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How Long Does A Dog Live?

When you adopt a new puppy, you're probably not giving a whole lot of thought to how long your new pet will live. Sadly, as our dogs age we begin to wonder just how long our faithful companion will be by our side. Many pet owners ask how long does a dog live, but the answer isn't a simple one.

The information in this guide will only give you an estimate as to how long your dog may live. No one can tell you for sure, but can examine a number of factors to get a rough estimate of how long your dog's lifespan may be.

Whether your pet lives for 10 years or 100 years, it will never be enough. Losing a pet is never easy. However, knowing when your dog is entering his senior years will give you time to prepare for the inevitable.

How Long Does A Dog Live?

how long does a dog live

The short answer is that the average life expectancy of a dog is 10-13 years. However, a dog’s lifespan is dependent on many factors, including:

  • breed
  • size
  • spaying/neutering
  • regular exercise
  • veterinary care

The average life expectancy of dogs is a very inaccurate estimate. This is because dog breeds vary so greatly in size and genetics. Some small breeds have a life expectancy of about 20 years, while extra large breeds may only have an average life expectancy of 6-8 years.

Breed plays a large part in a dog’s life expectancy, but not as large a part as breeding. Sadly, humans have overbred and inbred so many dogs over the years that some dog breeds are now well-known for being especially susceptible to certain life threatening diseases such as cancer and heart disease.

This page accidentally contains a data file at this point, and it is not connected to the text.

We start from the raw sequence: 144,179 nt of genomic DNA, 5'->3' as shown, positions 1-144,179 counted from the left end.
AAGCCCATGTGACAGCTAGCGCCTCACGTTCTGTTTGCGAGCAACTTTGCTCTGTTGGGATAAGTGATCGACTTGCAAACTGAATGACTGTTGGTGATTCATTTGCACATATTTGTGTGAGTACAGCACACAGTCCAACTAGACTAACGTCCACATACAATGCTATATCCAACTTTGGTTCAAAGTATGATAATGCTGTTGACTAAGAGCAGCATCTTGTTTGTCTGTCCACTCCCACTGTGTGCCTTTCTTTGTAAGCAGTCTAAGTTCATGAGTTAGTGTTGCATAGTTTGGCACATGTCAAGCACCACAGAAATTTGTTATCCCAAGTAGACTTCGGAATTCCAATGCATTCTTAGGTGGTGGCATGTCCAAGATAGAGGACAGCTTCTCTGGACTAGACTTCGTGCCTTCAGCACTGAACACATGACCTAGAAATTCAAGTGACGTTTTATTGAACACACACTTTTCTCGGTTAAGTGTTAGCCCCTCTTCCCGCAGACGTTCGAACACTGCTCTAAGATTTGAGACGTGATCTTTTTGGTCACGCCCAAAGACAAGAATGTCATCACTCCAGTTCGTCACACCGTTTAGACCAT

This is why it is so important for potential pet owners to ensure that they are only buying puppies from reputable dog breeders. For more information on finding a reputable breeder, click the links below for tips and information on finding a respectable breeder that tests their parents and litters for genetic problems.

senior dog

Overweight dogs and dogs that do not get enough daily exercise will also live a shorter life. Obesity has been linked to life threatening diseases such as certain cancers, diabetes and heart failure. Keeping your pet trim and ensuring that he gets plenty of exercise will add years to his life.

Did you know that, on average, a dog that has been spayed or neutered lives 20% longer than a dog that isn’t? Female dogs are less likely to have serious illnesses of the bladder as well as bladder and breast cancers. Male dogs have fewer instances of testicular and prostate cancers when they've been neutered.

Finally, access to regular veterinary care is one of the most important factors that will affect a dog’s lifespan. Getting regular health screenings will ensure that any health problems are treated as soon as possible. Your veterinarian will also guide you in prescribing preventative medications for parasites that are prevalent in your region. For example, preventative meds for heart worm and tick borne illnesses may be necessary to keep your pet safe while outdoors around your home.

As your dog ages, your vet can recommend changes in care and diet. They will guide you through providing the best care for your pet throughout his life, which will surely add to your dog’s lifespan.

READ NEXT: 15 Dog Breeds That Have the Longest Lifespan

Samantha’s biggest passion in life is spending time with her Boxer dogs. After she rescued her first Boxer in 2004, Samantha fell in love with the breed and has continued to rescue three other Boxers since then. She enjoys hiking and swimming with her Boxers, Maddie and Chloe.